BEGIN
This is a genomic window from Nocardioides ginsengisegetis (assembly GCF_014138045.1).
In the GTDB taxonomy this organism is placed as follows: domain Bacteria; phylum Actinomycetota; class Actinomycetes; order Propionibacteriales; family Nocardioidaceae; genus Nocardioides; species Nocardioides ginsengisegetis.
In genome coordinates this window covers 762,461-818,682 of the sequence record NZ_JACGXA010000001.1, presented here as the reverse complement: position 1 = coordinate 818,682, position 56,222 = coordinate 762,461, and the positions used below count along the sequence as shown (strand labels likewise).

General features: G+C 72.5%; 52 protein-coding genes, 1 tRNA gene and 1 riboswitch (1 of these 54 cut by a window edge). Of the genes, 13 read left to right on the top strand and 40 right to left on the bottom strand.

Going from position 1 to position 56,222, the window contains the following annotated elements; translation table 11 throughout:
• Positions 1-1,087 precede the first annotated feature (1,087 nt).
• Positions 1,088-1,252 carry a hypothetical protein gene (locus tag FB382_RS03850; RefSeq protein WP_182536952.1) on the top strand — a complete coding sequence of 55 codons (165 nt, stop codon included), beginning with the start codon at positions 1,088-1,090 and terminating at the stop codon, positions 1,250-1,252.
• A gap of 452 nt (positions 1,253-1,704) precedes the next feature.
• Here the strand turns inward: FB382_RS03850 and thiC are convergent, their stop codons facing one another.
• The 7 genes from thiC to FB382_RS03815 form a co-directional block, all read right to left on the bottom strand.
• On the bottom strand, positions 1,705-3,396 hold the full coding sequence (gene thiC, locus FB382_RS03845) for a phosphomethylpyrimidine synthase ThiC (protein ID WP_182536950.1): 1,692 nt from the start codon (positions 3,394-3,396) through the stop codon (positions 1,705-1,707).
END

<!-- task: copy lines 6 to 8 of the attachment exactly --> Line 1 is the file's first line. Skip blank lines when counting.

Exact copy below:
• Positions 1-1,087 precede the first annotated feature (1,087 nt).
• Positions 1,088-1,252 carry a hypothetical protein gene (locus tag FB382_RS03850; RefSeq protein WP_182536952.1) on the top strand — a complete coding sequence of 55 codons (165 nt, stop codon included), beginning with the start codon at positions 1,088-1,090 and terminating at the stop codon, positions 1,250-1,252.
• A gap of 452 nt (positions 1,253-1,704) precedes the next feature.